Squaring both sides, we have

\[d^2 + 144 + 2d\sqrt {d^2+144} + d^2 = 256\]

\[2d^2 + 2d\sqrt {d^2+144} = 112\]

\[2d(d + \sqrt {d^2+144}) = 112\]

Substituting with equation $(1)$:

\[2d(16) = 112\]

\[d = 7/2\]

We now find that $\sqrt{d^2 + 144} = 25/2$.

Let the distance $\overline {OP} = h$. Using the Pythagorean Theorem on triangle $AOP$, $BOP$, or $COP$ (all three are congruent by SSS):

\[25^2 = h^2 + (25/2)^2\]

\[625 = h^2 + 625/4\]

\[1875/4 = h^2\]

\[25\sqrt {3} / 2 = h\]


Finally, by the formula for volume of a pyramid,

\[V = Bh/3\]

\[V = (192)(25\sqrt{3}/2)/3\] This simplifies to $V = 800\sqrt {3}$, so $m+n = \boxed {803}$.


NOTE : If you don’t know or remember the formula for the volume of a triangular pyramid, you can derive it using calculus as follows :

Take a small triangular element in the pyramid. We know that it’s area is proportional to the height from the vertex to the base. Hence, we know that $\frac{A_{small element}}{A} = \frac{h^2}{H^2} \implies A_{small element} = \frac{Ah^2}{H^2}$. Now integrate it taking the limits $0$ to $H$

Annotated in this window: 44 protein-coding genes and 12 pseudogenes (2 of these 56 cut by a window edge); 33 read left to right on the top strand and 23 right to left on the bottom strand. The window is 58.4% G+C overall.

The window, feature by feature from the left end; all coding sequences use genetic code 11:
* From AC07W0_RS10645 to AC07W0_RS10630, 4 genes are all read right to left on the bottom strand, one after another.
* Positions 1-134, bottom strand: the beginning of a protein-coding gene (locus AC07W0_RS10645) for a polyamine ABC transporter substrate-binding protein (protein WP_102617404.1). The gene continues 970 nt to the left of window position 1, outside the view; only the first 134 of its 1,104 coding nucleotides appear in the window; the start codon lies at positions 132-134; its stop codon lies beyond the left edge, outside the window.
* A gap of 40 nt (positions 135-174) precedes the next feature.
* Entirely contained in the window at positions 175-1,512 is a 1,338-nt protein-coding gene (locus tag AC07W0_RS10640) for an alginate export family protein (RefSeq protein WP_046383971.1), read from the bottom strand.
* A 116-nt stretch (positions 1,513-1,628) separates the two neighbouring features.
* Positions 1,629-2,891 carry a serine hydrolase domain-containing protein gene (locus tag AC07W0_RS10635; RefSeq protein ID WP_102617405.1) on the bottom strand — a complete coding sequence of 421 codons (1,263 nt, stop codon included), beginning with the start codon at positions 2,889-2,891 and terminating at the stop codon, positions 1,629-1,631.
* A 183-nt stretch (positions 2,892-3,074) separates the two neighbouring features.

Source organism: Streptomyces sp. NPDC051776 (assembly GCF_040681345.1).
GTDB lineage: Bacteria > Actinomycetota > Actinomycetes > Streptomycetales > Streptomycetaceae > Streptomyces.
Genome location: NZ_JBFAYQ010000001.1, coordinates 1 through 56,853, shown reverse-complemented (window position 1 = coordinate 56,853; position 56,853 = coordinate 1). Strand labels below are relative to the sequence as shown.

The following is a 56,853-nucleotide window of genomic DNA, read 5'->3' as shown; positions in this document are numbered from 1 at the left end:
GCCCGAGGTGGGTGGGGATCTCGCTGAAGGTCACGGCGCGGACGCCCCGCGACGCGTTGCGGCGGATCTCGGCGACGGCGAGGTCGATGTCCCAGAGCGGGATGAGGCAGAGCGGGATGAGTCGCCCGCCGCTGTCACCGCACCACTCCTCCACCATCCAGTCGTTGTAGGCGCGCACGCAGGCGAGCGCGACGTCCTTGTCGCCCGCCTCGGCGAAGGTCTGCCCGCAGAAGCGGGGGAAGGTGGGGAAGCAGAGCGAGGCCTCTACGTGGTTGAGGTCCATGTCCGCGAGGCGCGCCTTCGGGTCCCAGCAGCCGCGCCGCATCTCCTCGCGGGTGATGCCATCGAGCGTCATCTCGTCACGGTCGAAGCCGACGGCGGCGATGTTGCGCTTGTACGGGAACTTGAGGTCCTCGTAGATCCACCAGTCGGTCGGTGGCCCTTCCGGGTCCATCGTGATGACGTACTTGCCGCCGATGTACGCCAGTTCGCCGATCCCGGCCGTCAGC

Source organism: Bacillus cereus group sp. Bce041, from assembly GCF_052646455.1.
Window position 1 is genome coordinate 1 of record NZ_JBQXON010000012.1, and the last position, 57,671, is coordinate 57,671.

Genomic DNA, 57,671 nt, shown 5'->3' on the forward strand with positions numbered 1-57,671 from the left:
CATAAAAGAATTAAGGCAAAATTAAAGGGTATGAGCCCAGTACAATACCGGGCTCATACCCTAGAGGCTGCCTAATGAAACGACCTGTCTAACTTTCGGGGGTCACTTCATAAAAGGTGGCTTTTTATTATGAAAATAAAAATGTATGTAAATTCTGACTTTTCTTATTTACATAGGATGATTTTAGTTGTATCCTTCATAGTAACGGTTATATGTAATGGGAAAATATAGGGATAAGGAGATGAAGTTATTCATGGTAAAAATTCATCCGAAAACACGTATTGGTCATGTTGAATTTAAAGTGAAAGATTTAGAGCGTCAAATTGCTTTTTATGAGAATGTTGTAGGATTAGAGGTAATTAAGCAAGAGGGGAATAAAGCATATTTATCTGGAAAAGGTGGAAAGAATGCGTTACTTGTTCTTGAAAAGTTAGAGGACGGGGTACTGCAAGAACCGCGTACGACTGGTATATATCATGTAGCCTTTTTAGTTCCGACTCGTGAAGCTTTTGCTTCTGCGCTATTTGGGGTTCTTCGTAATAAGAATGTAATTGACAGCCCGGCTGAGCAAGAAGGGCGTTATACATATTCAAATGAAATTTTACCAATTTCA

Shortcut

Here is a shortcut for finding the radius $R$ of the circumcenter of $\triangle ABC$.

As before, we find that the foot of the altitude from $P$ lands on the circumcenter of $\triangle ABC$. Let $BC=a$, $AC=b$, and $AB=c$. Then we write the area of $\triangle ABC$ in two ways: \[[ABC]= \frac{1}{2} \cdot 24 \cdot 16 = \frac{abc}{4R}\]

Plugging in $20$, $20$, and $24$ for $a$, $b$, and $c$ respectively, and solving for $R$, we obtain $R= \frac{25}{2}=OA=OB=OC$.

Then continue as before to use the Pythagorean Theorem on $\triangle AOP$, find $h$, and find the volume of the pyramid.

Solution 2 (Coordinates)

We can place a three dimensional coordinate system on this pyramid. WLOG assume the vertex across from the line that has length $24$ is at the origin, or $(0, 0, 0)$. Then, the two other vertices can be $(-12, -16, 0)$ and $(12, -16, 0)$. Let the fourth vertex have coordinates of $(x, y, z)$. We have the following $3$ equations from the distance formula.